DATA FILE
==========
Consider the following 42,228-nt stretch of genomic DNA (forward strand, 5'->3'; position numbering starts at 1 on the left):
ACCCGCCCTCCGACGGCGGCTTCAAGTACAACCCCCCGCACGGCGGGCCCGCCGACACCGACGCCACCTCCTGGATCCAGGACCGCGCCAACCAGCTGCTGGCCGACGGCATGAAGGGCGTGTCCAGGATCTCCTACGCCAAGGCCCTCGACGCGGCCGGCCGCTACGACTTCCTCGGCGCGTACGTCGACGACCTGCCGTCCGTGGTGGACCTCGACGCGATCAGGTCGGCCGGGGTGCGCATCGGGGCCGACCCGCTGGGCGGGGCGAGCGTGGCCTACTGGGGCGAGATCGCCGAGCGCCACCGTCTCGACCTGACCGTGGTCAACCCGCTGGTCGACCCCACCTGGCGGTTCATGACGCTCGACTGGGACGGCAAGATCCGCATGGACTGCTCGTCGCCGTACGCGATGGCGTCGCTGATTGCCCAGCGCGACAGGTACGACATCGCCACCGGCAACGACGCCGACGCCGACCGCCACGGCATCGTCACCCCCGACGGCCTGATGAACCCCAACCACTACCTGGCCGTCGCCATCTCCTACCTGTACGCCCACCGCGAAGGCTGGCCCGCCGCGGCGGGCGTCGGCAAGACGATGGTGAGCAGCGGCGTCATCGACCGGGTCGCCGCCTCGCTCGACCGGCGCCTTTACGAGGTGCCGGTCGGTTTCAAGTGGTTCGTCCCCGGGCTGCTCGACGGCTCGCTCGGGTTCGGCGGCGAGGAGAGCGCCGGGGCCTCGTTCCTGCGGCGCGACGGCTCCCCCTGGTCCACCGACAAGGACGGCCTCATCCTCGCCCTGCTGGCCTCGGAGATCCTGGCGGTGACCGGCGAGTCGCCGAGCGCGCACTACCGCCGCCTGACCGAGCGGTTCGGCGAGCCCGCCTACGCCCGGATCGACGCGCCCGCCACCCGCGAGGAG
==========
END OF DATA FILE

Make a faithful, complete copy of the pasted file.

Consider the following 42,228-nt stretch of genomic DNA (forward strand, 5'->3'; position numbering starts at 1 on the left):
ACCCGCCCTCCGACGGCGGCTTCAAGTACAACCCCCCGCACGGCGGGCCCGCCGACACCGACGCCACCTCCTGGATCCAGGACCGCGCCAACCAGCTGCTGGCCGACGGCATGAAGGGCGTGTCCAGGATCTCCTACGCCAAGGCCCTCGACGCGGCCGGCCGCTACGACTTCCTCGGCGCGTACGTCGACGACCTGCCGTCCGTGGTGGACCTCGACGCGATCAGGTCGGCCGGGGTGCGCATCGGGGCCGACCCGCTGGGCGGGGCGAGCGTGGCCTACTGGGGCGAGATCGCCGAGCGCCACCGTCTCGACCTGACCGTGGTCAACCCGCTGGTCGACCCCACCTGGCGGTTCATGACGCTCGACTGGGACGGCAAGATCCGCATGGACTGCTCGTCGCCGTACGCGATGGCGTCGCTGATTGCCCAGCGCGACAGGTACGACATCGCCACCGGCAACGACGCCGACGCCGACCGCCACGGCATCGTCACCCCCGACGGCCTGATGAACCCCAACCACTACCTGGCCGTCGCCATCTCCTACCTGTACGCCCACCGCGAAGGCTGGCCCGCCGCGGCGGGCGTCGGCAAGACGATGGTGAGCAGCGGCGTCATCGACCGGGTCGCCGCCTCGCTCGACCGGCGCCTTTACGAGGTGCCGGTCGGTTTCAAGTGGTTCGTCCCCGGGCTGCTCGACGGCTCGCTCGGGTTCGGCGGCGAGGAGAGCGCCGGGGCCTCGTTCCTGCGGCGCGACGGCTCCCCCTGGTCCACCGACAAGGACGGCCTCATCCTCGCCCTGCTGGCCTCGGAGATCCTGGCGGTGACCGGCGAGTCGCCGAGCGCGCACTACCGCCGCCTGACCGAGCGGTTCGGCGAGCCCGCCTACGCCCGGATCGACGCGCCCGCCACCCGCGAGGAG